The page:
It may be more effective and efficient to assess a number of unit standards together thus reducing the overall number of assessment 'events'.
  • Consider a complete activity in the workplace (the 'whole of work' approach) and see which unit standards relate to this activity.
  • Work out how practitioners could collect evidence on a number of unit standards at the same time covering all the critical aspects of the standards
  • Ensure that commonalities that exist between a number of unit standards are captured in a way that makes sense for assessment. 

  • SPECIFIC OUTCOME 2 
    Extinguish fires where appropriate. 
    OUTCOME RANGE 
  • Qualifying learners should explain the conditions for extinguishing and/or not extinguishing fires. 

  • ASSESSMENT CRITERIA
     

    ASSESSMENT CRITERION 1 
    When conducting assessments, assessors must ensure that they are familiar with the full text of the Unit Standards being assessed.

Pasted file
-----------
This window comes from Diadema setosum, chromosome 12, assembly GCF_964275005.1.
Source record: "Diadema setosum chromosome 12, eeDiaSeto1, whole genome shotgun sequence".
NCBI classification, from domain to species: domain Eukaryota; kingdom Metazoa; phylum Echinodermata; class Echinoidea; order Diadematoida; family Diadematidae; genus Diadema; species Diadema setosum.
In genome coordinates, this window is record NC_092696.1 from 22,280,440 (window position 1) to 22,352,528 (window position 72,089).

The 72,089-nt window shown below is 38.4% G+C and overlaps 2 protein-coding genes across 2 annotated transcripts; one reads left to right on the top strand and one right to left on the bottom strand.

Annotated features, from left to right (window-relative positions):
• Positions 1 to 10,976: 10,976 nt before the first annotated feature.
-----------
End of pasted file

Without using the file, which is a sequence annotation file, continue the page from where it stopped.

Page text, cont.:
They must ensure that the assessment covers the specific outcomes, critical cross-field outcomes and essential embedded knowledge.

    As each situation is different, it will be necessary to develop assessment activities and tools, which are appropriate to the contexts in which practitioners are working. These activities and tools may include self-assessment, peer assessment; formative and summative assessment.

    The specific outcomes and essential embedded knowledge must be assessed in relation to each other. If a practitioner is able to explain the essential embedded knowledge but is unable to perform the specific outcomes, they should not be assessed as competent. Similarly, if a practitioner is able to perform the specific outcomes but is unable to explain or justify their performance in terms of the essential embedded knowledge, they should not be assessed as competent.